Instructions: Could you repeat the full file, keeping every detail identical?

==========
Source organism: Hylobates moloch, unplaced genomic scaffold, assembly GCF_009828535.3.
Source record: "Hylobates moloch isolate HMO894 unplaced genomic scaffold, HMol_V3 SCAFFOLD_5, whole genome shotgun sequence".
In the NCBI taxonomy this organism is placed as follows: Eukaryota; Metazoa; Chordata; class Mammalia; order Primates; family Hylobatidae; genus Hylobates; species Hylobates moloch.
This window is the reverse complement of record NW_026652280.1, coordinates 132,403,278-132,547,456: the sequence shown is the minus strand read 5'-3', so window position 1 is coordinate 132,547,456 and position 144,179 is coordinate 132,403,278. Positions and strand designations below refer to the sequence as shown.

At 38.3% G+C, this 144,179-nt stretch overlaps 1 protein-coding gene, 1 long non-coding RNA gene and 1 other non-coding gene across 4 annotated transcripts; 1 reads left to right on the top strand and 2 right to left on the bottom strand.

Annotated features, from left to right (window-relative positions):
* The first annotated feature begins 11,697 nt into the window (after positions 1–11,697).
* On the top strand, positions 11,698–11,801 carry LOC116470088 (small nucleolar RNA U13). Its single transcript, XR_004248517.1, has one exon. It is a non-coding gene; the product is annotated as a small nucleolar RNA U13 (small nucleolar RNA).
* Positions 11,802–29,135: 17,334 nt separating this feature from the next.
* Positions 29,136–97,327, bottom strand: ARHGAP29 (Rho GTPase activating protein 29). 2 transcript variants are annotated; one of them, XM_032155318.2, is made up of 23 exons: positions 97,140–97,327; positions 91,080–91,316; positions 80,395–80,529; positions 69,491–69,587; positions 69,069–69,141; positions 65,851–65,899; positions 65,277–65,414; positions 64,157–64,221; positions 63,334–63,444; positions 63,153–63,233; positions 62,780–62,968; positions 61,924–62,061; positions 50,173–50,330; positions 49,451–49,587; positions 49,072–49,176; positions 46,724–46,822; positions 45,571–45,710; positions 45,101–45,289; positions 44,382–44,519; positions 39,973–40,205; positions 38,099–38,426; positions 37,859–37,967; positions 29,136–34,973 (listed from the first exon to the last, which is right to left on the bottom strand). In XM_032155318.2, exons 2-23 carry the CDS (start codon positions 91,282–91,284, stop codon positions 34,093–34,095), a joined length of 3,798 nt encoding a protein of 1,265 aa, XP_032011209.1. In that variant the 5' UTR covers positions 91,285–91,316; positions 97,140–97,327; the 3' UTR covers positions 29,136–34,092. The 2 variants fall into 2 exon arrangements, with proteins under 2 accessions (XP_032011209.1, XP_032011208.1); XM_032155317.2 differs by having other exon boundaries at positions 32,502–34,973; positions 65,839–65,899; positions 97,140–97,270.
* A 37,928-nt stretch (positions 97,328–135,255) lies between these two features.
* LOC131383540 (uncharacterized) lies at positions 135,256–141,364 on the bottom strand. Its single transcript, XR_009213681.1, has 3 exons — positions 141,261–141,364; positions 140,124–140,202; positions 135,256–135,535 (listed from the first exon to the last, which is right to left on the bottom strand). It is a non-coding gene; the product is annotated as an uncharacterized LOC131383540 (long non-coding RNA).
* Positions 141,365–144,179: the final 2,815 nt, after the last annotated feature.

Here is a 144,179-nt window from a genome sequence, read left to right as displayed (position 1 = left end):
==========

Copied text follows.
Source organism: Hylobates moloch, unplaced genomic scaffold, assembly GCF_009828535.3.
Source record: "Hylobates moloch isolate HMO894 unplaced genomic scaffold, HMol_V3 SCAFFOLD_5, whole genome shotgun sequence".
In the NCBI taxonomy this organism is placed as follows: Eukaryota; Metazoa; Chordata; class Mammalia; order Primates; family Hylobatidae; genus Hylobates; species Hylobates moloch.
This window is the reverse complement of record NW_026652280.1, coordinates 132,403,278-132,547,456: the sequence shown is the minus strand read 5'-3', so window position 1 is coordinate 132,547,456 and position 144,179 is coordinate 132,403,278. Positions and strand designations below refer to the sequence as shown.

At 38.3% G+C, this 144,179-nt stretch overlaps 1 protein-coding gene, 1 long non-coding RNA gene and 1 other non-coding gene across 4 annotated transcripts; 1 reads left to right on the top strand and 2 right to left on the bottom strand.

Annotated features, from left to right (window-relative positions):
* The first annotated feature begins 11,697 nt into the window (after positions 1–11,697).
* On the top strand, positions 11,698–11,801 carry LOC116470088 (small nucleolar RNA U13). Its single transcript, XR_004248517.1, has one exon. It is a non-coding gene; the product is annotated as a small nucleolar RNA U13 (small nucleolar RNA).
* Positions 11,802–29,135: 17,334 nt separating this feature from the next.
* Positions 29,136–97,327, bottom strand: ARHGAP29 (Rho GTPase activating protein 29). 2 transcript variants are annotated; one of them, XM_032155318.2, is made up of 23 exons: positions 97,140–97,327; positions 91,080–91,316; positions 80,395–80,529; positions 69,491–69,587; positions 69,069–69,141; positions 65,851–65,899; positions 65,277–65,414; positions 64,157–64,221; positions 63,334–63,444; positions 63,153–63,233; positions 62,780–62,968; positions 61,924–62,061; positions 50,173–50,330; positions 49,451–49,587; positions 49,072–49,176; positions 46,724–46,822; positions 45,571–45,710; positions 45,101–45,289; positions 44,382–44,519; positions 39,973–40,205; positions 38,099–38,426; positions 37,859–37,967; positions 29,136–34,973 (listed from the first exon to the last, which is right to left on the bottom strand). In XM_032155318.2, exons 2-23 carry the CDS (start codon positions 91,282–91,284, stop codon positions 34,093–34,095), a joined length of 3,798 nt encoding a protein of 1,265 aa, XP_032011209.1. In that variant the 5' UTR covers positions 91,285–91,316; positions 97,140–97,327; the 3' UTR covers positions 29,136–34,092. The 2 variants fall into 2 exon arrangements, with proteins under 2 accessions (XP_032011209.1, XP_032011208.1); XM_032155317.2 differs by having other exon boundaries at positions 32,502–34,973; positions 65,839–65,899; positions 97,140–97,270.
* A 37,928-nt stretch (positions 97,328–135,255) lies between these two features.
* LOC131383540 (uncharacterized) lies at positions 135,256–141,364 on the bottom strand. Its single transcript, XR_009213681.1, has 3 exons — positions 141,261–141,364; positions 140,124–140,202; positions 135,256–135,535 (listed from the first exon to the last, which is right to left on the bottom strand). It is a non-coding gene; the product is annotated as an uncharacterized LOC131383540 (long non-coding RNA).
* Positions 141,365–144,179: the final 2,815 nt, after the last annotated feature.

Here is a 144,179-nt window from a genome sequence, read left to right as displayed (position 1 = left end):